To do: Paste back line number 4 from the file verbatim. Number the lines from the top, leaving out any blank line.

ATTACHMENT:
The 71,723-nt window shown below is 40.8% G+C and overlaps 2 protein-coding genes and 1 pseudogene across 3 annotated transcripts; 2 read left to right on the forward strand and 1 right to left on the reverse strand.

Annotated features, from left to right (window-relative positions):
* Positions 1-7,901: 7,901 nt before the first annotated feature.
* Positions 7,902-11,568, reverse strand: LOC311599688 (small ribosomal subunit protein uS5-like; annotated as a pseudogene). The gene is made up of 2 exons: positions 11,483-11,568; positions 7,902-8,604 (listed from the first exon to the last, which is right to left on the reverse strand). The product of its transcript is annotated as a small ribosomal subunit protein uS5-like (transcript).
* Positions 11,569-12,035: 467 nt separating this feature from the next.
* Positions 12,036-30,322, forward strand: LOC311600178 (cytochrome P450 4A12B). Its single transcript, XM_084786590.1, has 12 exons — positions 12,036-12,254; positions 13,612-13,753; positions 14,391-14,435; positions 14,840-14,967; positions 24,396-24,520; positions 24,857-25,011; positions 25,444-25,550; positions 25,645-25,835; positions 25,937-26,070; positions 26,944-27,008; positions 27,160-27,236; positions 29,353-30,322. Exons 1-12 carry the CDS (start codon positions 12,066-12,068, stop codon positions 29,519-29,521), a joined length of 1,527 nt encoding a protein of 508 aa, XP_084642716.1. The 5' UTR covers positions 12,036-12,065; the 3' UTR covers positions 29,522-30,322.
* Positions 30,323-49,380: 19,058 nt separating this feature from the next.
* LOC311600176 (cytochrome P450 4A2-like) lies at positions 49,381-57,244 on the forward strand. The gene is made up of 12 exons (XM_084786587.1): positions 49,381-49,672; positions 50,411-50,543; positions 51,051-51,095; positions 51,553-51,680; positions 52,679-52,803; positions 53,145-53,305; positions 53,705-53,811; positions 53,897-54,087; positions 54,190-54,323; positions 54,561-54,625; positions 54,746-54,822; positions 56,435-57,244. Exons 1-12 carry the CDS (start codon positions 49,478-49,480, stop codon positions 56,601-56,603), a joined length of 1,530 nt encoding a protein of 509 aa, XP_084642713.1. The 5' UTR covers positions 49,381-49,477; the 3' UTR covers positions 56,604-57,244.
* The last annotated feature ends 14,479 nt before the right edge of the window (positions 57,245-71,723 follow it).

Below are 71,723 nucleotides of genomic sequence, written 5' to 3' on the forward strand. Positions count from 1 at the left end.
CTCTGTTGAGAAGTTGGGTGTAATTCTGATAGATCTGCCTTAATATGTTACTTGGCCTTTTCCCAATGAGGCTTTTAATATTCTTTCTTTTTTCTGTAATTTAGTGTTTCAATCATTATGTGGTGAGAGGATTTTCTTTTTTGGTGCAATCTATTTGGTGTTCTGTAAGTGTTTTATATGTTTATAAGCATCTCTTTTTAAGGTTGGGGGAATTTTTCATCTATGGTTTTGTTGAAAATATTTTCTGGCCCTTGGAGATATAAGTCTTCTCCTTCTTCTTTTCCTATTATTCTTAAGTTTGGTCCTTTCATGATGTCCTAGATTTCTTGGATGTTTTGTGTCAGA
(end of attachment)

* Positions 7,902-11,568, reverse strand: LOC311599688 (small ribosomal subunit protein uS5-like; annotated as a pseudogene). The gene is made up of 2 exons: positions 11,483-11,568; positions 7,902-8,604 (listed from the first exon to the last, which is right to left on the reverse strand). The product of its transcript is annotated as a small ribosomal subunit protein uS5-like (transcript).